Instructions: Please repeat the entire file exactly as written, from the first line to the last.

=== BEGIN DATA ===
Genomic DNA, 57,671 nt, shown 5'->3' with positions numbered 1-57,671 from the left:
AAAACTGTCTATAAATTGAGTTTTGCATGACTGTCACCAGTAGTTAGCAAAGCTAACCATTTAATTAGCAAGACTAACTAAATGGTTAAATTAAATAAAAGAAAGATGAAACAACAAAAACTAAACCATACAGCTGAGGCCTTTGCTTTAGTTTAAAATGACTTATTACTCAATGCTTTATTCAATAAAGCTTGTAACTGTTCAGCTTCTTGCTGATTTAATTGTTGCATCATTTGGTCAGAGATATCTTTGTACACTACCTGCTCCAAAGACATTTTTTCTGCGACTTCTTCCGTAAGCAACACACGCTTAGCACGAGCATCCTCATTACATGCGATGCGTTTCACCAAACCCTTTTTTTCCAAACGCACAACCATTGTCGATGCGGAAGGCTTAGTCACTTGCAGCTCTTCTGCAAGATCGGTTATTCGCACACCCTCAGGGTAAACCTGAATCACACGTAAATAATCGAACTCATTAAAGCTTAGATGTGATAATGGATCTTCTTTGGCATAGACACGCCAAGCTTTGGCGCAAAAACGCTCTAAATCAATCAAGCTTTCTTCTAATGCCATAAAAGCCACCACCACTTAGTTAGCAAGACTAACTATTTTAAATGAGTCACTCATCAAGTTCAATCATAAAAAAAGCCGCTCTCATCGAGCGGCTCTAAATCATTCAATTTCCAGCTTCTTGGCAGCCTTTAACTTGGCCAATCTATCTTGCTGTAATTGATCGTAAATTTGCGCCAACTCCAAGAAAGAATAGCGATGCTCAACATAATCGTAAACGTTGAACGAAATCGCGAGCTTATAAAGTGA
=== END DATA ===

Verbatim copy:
Genomic DNA, 57,671 nt, shown 5'->3' with positions numbered 1-57,671 from the left:
AAAACTGTCTATAAATTGAGTTTTGCATGACTGTCACCAGTAGTTAGCAAAGCTAACCATTTAATTAGCAAGACTAACTAAATGGTTAAATTAAATAAAAGAAAGATGAAACAACAAAAACTAAACCATACAGCTGAGGCCTTTGCTTTAGTTTAAAATGACTTATTACTCAATGCTTTATTCAATAAAGCTTGTAACTGTTCAGCTTCTTGCTGATTTAATTGTTGCATCATTTGGTCAGAGATATCTTTGTACACTACCTGCTCCAAAGACATTTTTTCTGCGACTTCTTCCGTAAGCAACACACGCTTAGCACGAGCATCCTCATTACATGCGATGCGTTTCACCAAACCCTTTTTTTCCAAACGCACAACCATTGTCGATGCGGAAGGCTTAGTCACTTGCAGCTCTTCTGCAAGATCGGTTATTCGCACACCCTCAGGGTAAACCTGAATCACACGTAAATAATCGAACTCATTAAAGCTTAGATGTGATAATGGATCTTCTTTGGCATAGACACGCCAAGCTTTGGCGCAAAAACGCTCTAAATCAATCAAGCTTTCTTCTAATGCCATAAAAGCCACCACCACTTAGTTAGCAAGACTAACTATTTTAAATGAGTCACTCATCAAGTTCAATCATAAAAAAAGCCGCTCTCATCGAGCGGCTCTAAATCATTCAATTTCCAGCTTCTTGGCAGCCTTTAACTTGGCCAATCTATCTTGCTGTAATTGATCGTAAATTTGCGCCAACTCCAAGAAAGAATAGCGATGCTCAACATAATCGTAAACGTTGAACGAAATCGCGAGCTTATAAAGTGA